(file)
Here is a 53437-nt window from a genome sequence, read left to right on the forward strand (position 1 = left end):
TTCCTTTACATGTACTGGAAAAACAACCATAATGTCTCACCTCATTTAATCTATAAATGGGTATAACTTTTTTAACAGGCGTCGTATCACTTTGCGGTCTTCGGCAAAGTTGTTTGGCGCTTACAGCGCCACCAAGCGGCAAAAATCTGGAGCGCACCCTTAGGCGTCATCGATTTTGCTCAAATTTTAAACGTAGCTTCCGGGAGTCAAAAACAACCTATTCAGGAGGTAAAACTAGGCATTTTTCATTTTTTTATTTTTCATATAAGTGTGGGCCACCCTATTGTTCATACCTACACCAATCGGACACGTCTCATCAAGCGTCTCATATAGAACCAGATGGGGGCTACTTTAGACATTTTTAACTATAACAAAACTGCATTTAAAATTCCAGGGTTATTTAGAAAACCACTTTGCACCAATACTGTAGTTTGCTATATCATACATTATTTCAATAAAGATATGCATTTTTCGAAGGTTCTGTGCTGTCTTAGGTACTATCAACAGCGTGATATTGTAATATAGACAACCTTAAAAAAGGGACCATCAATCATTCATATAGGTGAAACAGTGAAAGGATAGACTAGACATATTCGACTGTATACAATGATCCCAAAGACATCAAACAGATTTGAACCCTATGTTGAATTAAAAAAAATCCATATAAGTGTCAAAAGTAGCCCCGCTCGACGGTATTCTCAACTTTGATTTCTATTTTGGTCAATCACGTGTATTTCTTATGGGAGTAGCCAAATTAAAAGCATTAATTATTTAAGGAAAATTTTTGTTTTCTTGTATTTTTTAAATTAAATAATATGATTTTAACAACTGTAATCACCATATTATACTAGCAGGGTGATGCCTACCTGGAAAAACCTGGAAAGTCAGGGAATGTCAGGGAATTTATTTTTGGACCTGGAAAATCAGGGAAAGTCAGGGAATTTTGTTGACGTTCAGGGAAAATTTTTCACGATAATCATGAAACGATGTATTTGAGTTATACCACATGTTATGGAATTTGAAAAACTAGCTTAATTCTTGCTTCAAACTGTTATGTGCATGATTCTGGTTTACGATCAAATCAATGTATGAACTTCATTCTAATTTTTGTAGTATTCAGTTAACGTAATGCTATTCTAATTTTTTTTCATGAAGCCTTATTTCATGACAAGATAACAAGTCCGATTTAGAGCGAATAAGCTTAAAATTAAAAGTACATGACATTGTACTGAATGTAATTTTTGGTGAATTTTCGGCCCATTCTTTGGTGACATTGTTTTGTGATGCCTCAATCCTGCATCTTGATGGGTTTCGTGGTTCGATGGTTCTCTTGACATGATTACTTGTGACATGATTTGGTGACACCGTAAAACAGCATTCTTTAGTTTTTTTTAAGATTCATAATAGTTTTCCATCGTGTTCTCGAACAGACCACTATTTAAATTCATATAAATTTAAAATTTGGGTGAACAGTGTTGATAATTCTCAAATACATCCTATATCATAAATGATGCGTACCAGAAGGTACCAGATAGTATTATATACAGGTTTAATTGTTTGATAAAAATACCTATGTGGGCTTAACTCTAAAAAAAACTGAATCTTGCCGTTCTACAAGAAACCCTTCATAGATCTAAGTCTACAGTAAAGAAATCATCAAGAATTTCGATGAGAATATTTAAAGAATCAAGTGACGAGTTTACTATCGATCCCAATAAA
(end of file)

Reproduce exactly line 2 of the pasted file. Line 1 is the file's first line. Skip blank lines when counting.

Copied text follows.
TTCCTTTACATGTACTGGAAAAACAACCATAATGTCTCACCTCATTTAATCTATAAATGGGTATAACTTTTTTAACAGGCGTCGTATCACTTTGCGGTCTTCGGCAAAGTTGTTTGGCGCTTACAGCGCCACCAAGCGGCAAAAATCTGGAGCGCACCCTTAGGCGTCATCGATTTTGCTCAAATTTTAAACGTAGCTTCCGGGAGTCAAAAACAACCTATTCAGGAGGTAAAACTAGGCATTTTTCATTTTTTTATTTTTCATATAAGTGTGGGCCACCCTATTGTTCATACCTACACCAATCGGACACGTCTCATCAAGCGTCTCATATAGAACCAGATGGGGGCTACTTTAGACATTTTTAACTATAACAAAACTGCATTTAAAATTCCAGGGTTATTTAGAAAACCACTTTGCACCAATACTGTAGTTTGCTATATCATACATTATTTCAATAAAGATATGCATTTTTCGAAGGTTCTGTGCTGTCTTAGGTACTATCAACAGCGTGATATTGTAATATAGACAACCTTAAAAAAGGGACCATCAATCATTCATATAGGTGAAACAGTGAAAGGATAGACTAGACATATTCGACTGTATACAATGATCCCAAAGACATCAAACAGATTTGAACCCTATGTTGAATTAAAAAAAATCCATATAAGTGTCAAAAGTAGCCCCGCTCGACGGTATTCTCAACTTTGATTTCTATTTTGGTCAATCACGTGTATTTCTTATGGGAGTAGCCAAATTAAAAGCATTAATTATTTAAGGAAAATTTTTGTTTTCTTGTATTTTTTAAATTAAATAATATGATTTTAACAACTGTAATCACCATATTATACTAGCAGGGTGATGCCTACCTGGAAAAACCTGGAAAGTCAGGGAATGTCAGGGAATTTATTTTTGGACCTGGAAAATCAGGGAAAGTCAGGGAATTTTGTTGACGTTCAGGGAAAATTTTTCACGATAATCATGAAACGATGTATTTGAGTTATACCACATGTTATGGAATTTGAAAAACTAGCTTAATTCTTGCTTCAAACTGTTATGTGCATGATTCTGGTTTACGATCAAATCAATGTATGAACTTCATTCTAATTTTTGTAGTATTCAGTTAACGTAATGCTATTCTAATTTTTTTTCATGAAGCCTTATTTCATGACAAGATAACAAGTCCGATTTAGAGCGAATAAGCTTAAAATTAAAAGTACATGACATTGTACTGAATGTAATTTTTGGTGAATTTTCGGCCCATTCTTTGGTGACATTGTTTTGTGATGCCTCAATCCTGCATCTTGATGGGTTTCGTGGTTCGATGGTTCTCTTGACATGATTACTTGTGACATGATTTGGTGACACCGTAAAACAGCATTCTTTAGTTTTTTTTAAGATTCATAATAGTTTTCCATCGTGTTCTCGAACAGACCACTATTTAAATTCATATAAATTTAAAATTTGGGTGAACAGTGTTGATAATTCTCAAATACATCCTATATCATAAATGATGCGTACCAGAAGGTACCAGATAGTATTATATACAGGTTTAATTGTTTGATAAAAATACCTATGTGGGCTTAACTCTAAAAAAAACTGAATCTTGCCGTTCTACAAGAAACCCTTCATAGATCTAAGTCTACAGTAAAGAAATCATCAAGAATTTCGATGAGAATATTTAAAGAATCAAGTGACGAGTTTACTATCGATCCCAATAAA